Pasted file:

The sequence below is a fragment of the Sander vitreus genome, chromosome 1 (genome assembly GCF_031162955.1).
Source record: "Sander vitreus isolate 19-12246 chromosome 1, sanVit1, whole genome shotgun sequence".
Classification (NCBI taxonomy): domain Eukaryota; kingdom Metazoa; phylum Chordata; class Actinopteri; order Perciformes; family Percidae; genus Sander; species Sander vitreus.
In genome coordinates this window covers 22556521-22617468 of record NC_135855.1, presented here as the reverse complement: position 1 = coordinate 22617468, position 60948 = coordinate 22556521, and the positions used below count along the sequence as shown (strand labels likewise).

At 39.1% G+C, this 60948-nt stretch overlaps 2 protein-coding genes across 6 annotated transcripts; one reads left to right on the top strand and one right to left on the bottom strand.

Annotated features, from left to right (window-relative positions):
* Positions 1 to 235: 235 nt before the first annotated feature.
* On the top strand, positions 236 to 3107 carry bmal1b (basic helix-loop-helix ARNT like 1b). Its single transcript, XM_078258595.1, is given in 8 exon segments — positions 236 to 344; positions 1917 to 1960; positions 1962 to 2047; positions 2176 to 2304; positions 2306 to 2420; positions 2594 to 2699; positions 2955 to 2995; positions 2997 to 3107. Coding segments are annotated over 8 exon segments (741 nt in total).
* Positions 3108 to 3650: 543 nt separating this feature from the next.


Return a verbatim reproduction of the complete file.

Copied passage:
The sequence below is a fragment of the Sander vitreus genome, chromosome 1 (genome assembly GCF_031162955.1).
Source record: "Sander vitreus isolate 19-12246 chromosome 1, sanVit1, whole genome shotgun sequence".
Classification (NCBI taxonomy): domain Eukaryota; kingdom Metazoa; phylum Chordata; class Actinopteri; order Perciformes; family Percidae; genus Sander; species Sander vitreus.
In genome coordinates this window covers 22556521-22617468 of record NC_135855.1, presented here as the reverse complement: position 1 = coordinate 22617468, position 60948 = coordinate 22556521, and the positions used below count along the sequence as shown (strand labels likewise).

At 39.1% G+C, this 60948-nt stretch overlaps 2 protein-coding genes across 6 annotated transcripts; one reads left to right on the top strand and one right to left on the bottom strand.

Annotated features, from left to right (window-relative positions):
* Positions 1 to 235: 235 nt before the first annotated feature.
* On the top strand, positions 236 to 3107 carry bmal1b (basic helix-loop-helix ARNT like 1b). Its single transcript, XM_078258595.1, is given in 8 exon segments — positions 236 to 344; positions 1917 to 1960; positions 1962 to 2047; positions 2176 to 2304; positions 2306 to 2420; positions 2594 to 2699; positions 2955 to 2995; positions 2997 to 3107. Coding segments are annotated over 8 exon segments (741 nt in total).
* Positions 3108 to 3650: 543 nt separating this feature from the next.